Does your script pass this Filmmaking Test? 8 comments


Sometimes there’s a topic I’ve wanted to discuss with you for ages and before I work out how to write it up, someone else beats me to it and does a far better job. Miss L’s Handy Guide for Filmmakers is the perfect example.

Folks, not all women are sex workers, we’re not always naked (you might be shocked to learn this, but there’s a whole global industry devoted to designing and manufacturing uncomfortable clothes without pockets for us!), and when we die, our corpses may be grotesque, pitiful, or disgusting, but they’re rarely sexy.

Alas, you wouldn’t know any of this if you had only learned about “women” from watching film and TV.

All of which is to say, if you write for film or television, there’s a huge, gaping, demeaning, dehumanizing reality gap in the way women are portrayed. And there’s a great opportunity for you as a writer to do a better job of writing women.

“How on earth would you go about that?” you ask. Good news: the fabulous Miss L has put together a flow chart to guide you through how to do a better job of writing women.

a flow chart showing the decision process to avoid writing demeaning & dehumanizing representations of women in film

Run your script against this test. If is fails, you have work to do.

PS Lest you think Miss L is exaggerating about the representation of women in film in any way , follow her on Twitter as @ProResting or check out her Tumblr Casting Call Woe where she shares real casting calls from real casting websites. After which you may want to rinse your eyes with Lysol–and then sit down and write something better.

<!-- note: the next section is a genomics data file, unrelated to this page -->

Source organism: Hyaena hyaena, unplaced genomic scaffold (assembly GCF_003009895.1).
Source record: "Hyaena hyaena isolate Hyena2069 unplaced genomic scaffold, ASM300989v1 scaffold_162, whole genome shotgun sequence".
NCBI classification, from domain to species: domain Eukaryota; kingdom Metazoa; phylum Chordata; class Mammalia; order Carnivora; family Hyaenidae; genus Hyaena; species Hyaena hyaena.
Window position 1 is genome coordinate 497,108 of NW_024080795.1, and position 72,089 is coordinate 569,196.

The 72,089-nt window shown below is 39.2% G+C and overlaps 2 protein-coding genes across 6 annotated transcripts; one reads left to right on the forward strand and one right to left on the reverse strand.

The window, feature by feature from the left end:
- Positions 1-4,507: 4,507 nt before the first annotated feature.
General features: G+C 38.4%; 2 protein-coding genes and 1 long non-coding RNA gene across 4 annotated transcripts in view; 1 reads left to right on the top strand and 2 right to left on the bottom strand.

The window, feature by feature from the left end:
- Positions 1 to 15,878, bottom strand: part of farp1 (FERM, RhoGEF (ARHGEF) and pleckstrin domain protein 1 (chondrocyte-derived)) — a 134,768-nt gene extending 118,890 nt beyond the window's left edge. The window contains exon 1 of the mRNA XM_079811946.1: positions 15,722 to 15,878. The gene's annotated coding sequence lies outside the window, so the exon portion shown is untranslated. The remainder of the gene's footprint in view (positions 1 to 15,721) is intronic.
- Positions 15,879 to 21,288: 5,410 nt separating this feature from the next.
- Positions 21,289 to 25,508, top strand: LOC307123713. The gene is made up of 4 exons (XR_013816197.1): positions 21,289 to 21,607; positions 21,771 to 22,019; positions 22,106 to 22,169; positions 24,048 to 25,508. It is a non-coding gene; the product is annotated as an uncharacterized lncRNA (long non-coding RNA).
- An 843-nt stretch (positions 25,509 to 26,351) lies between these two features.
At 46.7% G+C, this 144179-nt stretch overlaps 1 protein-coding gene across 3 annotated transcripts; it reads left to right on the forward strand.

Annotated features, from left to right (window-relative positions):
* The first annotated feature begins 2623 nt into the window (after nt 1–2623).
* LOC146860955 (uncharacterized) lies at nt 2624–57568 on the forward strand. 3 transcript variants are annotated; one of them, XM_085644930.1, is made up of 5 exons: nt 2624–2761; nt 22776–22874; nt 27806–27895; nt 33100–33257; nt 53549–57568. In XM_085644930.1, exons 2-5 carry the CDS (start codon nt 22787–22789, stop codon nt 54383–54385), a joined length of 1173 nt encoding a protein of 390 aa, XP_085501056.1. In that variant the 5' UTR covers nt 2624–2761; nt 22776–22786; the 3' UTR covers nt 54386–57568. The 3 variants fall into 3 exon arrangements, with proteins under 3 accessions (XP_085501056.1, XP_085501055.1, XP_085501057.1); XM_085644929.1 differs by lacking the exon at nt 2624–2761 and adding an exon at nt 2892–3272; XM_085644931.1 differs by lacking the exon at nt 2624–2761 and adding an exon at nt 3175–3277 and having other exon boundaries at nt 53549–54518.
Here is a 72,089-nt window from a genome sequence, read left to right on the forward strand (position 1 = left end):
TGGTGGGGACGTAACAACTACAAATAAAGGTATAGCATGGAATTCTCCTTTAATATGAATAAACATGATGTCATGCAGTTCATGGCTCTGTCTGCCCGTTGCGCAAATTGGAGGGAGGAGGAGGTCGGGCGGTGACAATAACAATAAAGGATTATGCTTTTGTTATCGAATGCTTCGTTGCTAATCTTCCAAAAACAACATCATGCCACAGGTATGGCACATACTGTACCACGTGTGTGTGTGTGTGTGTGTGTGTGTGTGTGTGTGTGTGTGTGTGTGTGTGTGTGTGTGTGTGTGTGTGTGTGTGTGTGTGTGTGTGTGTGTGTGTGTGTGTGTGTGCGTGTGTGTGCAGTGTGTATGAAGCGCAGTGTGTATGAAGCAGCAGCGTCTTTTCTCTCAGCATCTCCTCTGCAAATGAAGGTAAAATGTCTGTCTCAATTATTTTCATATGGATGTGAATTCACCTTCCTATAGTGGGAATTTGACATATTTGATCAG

8 thoughts on “Does your script pass this Filmmaking Test?

  • Debbie Moon

    As a fan of action, crime and sci-fi movies, I’m constantly astounded by how many films fail even the simple tests mentioned above. Though I was heartened this week to see a survey suggesting that even teenage boys think women are over-sexualised and underused in video games. Presumably they think much the same thing about films, too, so perhaps the tide is finally going to turn…

    • Shaula Evans Post author

      I saw that survey, too, Debbie. I hope audiences vote with their wallets and show they’re tired of these insulting representations of women so we don’t have to wait for those teen boys (AND GIRLS) to grow up to be the heads of game- and movie studios and make the changes themselves.

  • Mystery Failure

    Not to be contrary here, as I’m sure bad rep of women is probably more endemic than that of men – but the representation of men is just as bad, it’s just women don’t see it that way. We’re not all handsome, ripped, articulate, go getting heroes with a minor flaw, good with the opposite sex and able to cope in a tight squeeze. Neither are we nerdy geeks, or misogynistic sofa surfing beer swilling, farting, burping, sex craved egomaniacs. But then I would see it that way, being a male.

    Anyway – hopefully the above comes over in jest as that is the intention.

    The writers of Humans could have done with that checklist. So far, one of the robot ‘double x chromosome recipient’ types (I.e. Woman) was posing as a sexworker before she blew her cover by murdering one of her Johns. Then the main ‘XX’ (easier to type) gets switched onto ‘Over 18’ mode by her owner – the husband – who promptly gives ‘her’ a bit of how’s your father.

    Meanwhile – all the ‘XY carriers’ are running the important task of freeing the ‘awakened’ robots from their human tyrants.